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Psoriasis and Gut Microbiota: Is There a Connection?

Psoriasis and Gut Microbiota: Is There a Connection?

Psoriasis is an inflammatory skin disease caused by a malfunction of the immune system. Various factors can be involved, notably the gut microbiota, which plays a crucial role in regulating immunity. Consequently, many scientists believe that psoriasis and intestinal problems may be linked. But what is the actual connection? Let's explore this in this article.

Published February 20, 2024, by Manon, Scientific Editor — 4 min read

Psoriasis, in brief.

The psoriasis is a skin disease that is recognized by the red and scaly patches that cover specific parts of the body. These can be a source of itching and irritation, their intensity varying from one individual to another. They appear following a skin inflammation caused by a failure of the immune system. T lymphocytes produce inflammatory molecules (cytokines Il-17, Il-22, TNF-alpha, among others). These stimulate the proliferation of keratinocytes. The renewal period of these cells, normally three weeks, then becomes three days. This results in an accumulation of immature keratinocytes on the skin surface, increasing the thickness of the outer layer (the cornea), this is the phenomenon of hyperkeratosis.

The skin symptoms of psoriasis can affect any area of the body, from the ears to the tongue, including the genital areas which can lead to various clinical forms. However, the scaly plaques are generally located on the scalp, elbows, and knees. They are sometimes accompanied by a rheumatism.

What is the role of the gut microbiota?

The microbiota is a collection of microorganisms that includes viruses, bacteria, and non-pathogenic fungi. These microorganisms participate in numerous processes, both local and systemic. The gut microbiota is the most populated of all and is located in the small intestine and the colon.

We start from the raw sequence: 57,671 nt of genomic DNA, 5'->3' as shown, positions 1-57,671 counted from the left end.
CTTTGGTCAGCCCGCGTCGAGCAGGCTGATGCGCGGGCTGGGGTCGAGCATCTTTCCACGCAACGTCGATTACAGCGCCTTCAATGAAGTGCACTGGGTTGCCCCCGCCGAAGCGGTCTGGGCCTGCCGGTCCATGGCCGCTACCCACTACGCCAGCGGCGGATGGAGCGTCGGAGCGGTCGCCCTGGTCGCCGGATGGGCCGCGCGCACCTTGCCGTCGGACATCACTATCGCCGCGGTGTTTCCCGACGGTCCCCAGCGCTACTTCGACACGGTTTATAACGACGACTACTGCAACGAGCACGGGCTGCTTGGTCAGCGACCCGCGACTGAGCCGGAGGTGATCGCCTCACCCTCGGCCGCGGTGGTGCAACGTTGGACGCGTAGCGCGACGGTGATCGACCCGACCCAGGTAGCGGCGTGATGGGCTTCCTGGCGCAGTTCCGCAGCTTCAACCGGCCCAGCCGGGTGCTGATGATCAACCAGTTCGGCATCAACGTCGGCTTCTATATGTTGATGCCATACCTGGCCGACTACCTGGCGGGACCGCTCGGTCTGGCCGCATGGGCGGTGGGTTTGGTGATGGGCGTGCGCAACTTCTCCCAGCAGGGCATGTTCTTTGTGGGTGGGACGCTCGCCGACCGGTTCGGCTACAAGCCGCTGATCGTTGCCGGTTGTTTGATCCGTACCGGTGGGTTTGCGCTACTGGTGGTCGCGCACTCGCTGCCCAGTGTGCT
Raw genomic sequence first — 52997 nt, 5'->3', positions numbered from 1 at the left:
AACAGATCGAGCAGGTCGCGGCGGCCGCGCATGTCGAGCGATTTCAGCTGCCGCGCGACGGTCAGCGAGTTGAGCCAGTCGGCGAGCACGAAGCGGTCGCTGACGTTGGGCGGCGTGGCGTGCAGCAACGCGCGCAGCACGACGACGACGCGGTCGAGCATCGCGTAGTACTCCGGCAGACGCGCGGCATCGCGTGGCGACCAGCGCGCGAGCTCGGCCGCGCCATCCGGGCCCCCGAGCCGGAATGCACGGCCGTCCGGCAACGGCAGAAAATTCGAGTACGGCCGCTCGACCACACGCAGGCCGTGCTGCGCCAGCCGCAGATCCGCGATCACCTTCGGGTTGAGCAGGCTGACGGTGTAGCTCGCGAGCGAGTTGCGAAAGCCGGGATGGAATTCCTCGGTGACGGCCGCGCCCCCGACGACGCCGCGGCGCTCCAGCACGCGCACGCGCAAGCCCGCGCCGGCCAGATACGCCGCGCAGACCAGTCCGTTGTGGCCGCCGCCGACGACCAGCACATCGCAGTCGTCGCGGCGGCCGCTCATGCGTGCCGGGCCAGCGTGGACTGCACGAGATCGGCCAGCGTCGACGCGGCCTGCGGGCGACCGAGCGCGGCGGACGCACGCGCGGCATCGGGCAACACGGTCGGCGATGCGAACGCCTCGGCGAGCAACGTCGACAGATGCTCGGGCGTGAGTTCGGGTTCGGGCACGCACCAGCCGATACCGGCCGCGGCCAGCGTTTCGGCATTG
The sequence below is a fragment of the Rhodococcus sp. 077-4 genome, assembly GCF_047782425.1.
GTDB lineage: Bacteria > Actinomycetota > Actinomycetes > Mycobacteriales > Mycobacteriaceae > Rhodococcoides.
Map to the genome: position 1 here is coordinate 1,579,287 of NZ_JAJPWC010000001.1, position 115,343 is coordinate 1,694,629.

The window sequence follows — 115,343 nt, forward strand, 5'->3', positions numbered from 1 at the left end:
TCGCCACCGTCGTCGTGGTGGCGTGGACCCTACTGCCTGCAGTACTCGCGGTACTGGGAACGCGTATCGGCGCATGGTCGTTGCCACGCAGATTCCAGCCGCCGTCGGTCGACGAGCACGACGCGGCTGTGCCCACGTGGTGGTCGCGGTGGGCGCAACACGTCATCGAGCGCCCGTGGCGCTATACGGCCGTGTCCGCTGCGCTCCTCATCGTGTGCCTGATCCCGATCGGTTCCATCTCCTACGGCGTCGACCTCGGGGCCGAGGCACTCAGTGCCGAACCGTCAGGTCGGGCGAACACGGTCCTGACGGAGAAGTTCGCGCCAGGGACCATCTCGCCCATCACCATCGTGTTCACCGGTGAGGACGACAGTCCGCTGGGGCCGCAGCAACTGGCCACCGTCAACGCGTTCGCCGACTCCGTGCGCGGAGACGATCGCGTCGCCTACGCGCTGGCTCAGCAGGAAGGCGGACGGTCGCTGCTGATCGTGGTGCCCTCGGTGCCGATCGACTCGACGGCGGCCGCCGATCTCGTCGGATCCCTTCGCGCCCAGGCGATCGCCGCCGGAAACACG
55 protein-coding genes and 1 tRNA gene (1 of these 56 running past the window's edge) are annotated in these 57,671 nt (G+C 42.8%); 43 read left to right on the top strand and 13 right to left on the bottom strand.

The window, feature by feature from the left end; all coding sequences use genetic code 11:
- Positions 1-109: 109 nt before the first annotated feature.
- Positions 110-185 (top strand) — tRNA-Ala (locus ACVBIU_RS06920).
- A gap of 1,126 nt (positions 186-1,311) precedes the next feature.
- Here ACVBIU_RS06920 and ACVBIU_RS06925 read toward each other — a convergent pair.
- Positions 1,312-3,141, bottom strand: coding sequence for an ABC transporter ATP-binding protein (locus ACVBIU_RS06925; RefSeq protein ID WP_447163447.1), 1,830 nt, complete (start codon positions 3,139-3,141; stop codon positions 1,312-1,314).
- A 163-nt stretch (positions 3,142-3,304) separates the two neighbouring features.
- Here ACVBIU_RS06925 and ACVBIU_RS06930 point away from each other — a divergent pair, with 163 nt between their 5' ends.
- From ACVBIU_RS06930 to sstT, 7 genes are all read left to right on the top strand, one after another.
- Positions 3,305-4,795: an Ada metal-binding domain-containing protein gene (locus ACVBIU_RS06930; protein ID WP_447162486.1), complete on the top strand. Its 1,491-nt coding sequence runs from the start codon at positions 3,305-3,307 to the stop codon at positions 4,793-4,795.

The gut microbiota has numerous implications on overall health. Among other things, it promotes the body's digestive, metabolic, and immune functions. An imbalance in the gut microbiota, also known as dysbiosis, can have various impacts on health. Could it be involved in psoriasis?

Psoriasis and Gut Microbiota: What's the Connection?

Studies have shown that the gut microbiota exhibits alterations in patients with psoriasis compared to the control group. The bacterium Akkermansia muciniphila has been observed at a lower rate in patients with psoriasis. This bacterium would play a role in the pathogenesis of inflammatory diseases. It has also been demonstrated that a decrease in Faecalibacterium prausnitzii with an increase in Escherichia coli occurs during psoriasis. The Bacteroidia has been found in abundance in psoriatic patients while Firmicutes was predominant in the control group. These study results have supported the idea of the presence of a gut microbiota-skin axis that could play a role in the pathogenesis of psoriasis.

A more recent study has revealed that the gut microbiota plays a role in homeostasis and the immune system and particularly in Th17 cells. Indeed, a dysbiosis can affect the activation of immune cells via the IL-23 / IL-17 signaling pathway and lead to the production of IL-22 and interferon gamma (IFN-γ), causing hyperproliferation of keratinocytes. All of these changes in the composition of the gut microbiota influence the activation of the immune system and the skin inflammation associated with psoriasis.

Note: In cases of psoriasis, it is necessary to prioritize a diet that reduces intestinal permeability and to avoid consuming foods that exacerbate symptoms.


HUANG L. & al. Dysbiosis of gut microbiota was closely associated with psoriasis. Science China Life Sciences (2018).

HSU D. K. & al. Role of skin and gut microbiota in the pathogenesis of psoriasis, an Q6 inflammatory skin disease. Medicine in Microecology (2020).

BUHAS M. C. & al. Gut Microbiota in Psoriasis. Nutrients (2022).


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